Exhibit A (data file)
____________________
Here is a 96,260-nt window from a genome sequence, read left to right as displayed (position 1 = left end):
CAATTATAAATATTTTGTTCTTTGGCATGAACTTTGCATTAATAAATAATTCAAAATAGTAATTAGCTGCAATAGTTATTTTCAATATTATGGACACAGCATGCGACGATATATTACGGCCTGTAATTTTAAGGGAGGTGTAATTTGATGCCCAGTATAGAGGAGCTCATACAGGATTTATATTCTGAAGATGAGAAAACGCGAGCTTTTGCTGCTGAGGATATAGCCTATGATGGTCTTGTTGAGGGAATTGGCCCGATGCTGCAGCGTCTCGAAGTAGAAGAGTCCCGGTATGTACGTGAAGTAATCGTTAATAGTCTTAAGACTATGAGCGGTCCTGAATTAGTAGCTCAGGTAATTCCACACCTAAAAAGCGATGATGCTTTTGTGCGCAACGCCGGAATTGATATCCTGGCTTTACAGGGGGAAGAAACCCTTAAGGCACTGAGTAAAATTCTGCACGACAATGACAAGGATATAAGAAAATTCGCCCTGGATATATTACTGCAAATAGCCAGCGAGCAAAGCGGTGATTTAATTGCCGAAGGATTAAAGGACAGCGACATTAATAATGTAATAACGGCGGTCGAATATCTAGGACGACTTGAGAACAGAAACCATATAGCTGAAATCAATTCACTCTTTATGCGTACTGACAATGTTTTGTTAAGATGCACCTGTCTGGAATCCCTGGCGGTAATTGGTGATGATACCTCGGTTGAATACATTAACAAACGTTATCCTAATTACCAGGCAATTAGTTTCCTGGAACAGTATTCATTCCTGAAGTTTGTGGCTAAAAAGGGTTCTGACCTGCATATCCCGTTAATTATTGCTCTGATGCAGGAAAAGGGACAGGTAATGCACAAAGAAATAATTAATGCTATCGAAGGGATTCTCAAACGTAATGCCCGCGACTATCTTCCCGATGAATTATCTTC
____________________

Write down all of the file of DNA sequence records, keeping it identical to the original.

Here is a 96,260-nt window from a genome sequence, read left to right as displayed (position 1 = left end):
CAATTATAAATATTTTGTTCTTTGGCATGAACTTTGCATTAATAAATAATTCAAAATAGTAATTAGCTGCAATAGTTATTTTCAATATTATGGACACAGCATGCGACGATATATTACGGCCTGTAATTTTAAGGGAGGTGTAATTTGATGCCCAGTATAGAGGAGCTCATACAGGATTTATATTCTGAAGATGAGAAAACGCGAGCTTTTGCTGCTGAGGATATAGCCTATGATGGTCTTGTTGAGGGAATTGGCCCGATGCTGCAGCGTCTCGAAGTAGAAGAGTCCCGGTATGTACGTGAAGTAATCGTTAATAGTCTTAAGACTATGAGCGGTCCTGAATTAGTAGCTCAGGTAATTCCACACCTAAAAAGCGATGATGCTTTTGTGCGCAACGCCGGAATTGATATCCTGGCTTTACAGGGGGAAGAAACCCTTAAGGCACTGAGTAAAATTCTGCACGACAATGACAAGGATATAAGAAAATTCGCCCTGGATATATTACTGCAAATAGCCAGCGAGCAAAGCGGTGATTTAATTGCCGAAGGATTAAAGGACAGCGACATTAATAATGTAATAACGGCGGTCGAATATCTAGGACGACTTGAGAACAGAAACCATATAGCTGAAATCAATTCACTCTTTATGCGTACTGACAATGTTTTGTTAAGATGCACCTGTCTGGAATCCCTGGCGGTAATTGGTGATGATACCTCGGTTGAATACATTAACAAACGTTATCCTAATTACCAGGCAATTAGTTTCCTGGAACAGTATTCATTCCTGAAGTTTGTGGCTAAAAAGGGTTCTGACCTGCATATCCCGTTAATTATTGCTCTGATGCAGGAAAAGGGACAGGTAATGCACAAAGAAATAATTAATGCTATCGAAGGGATTCTCAAACGTAATGCCCGCGACTATCTTCCCGATGAATTATCTTC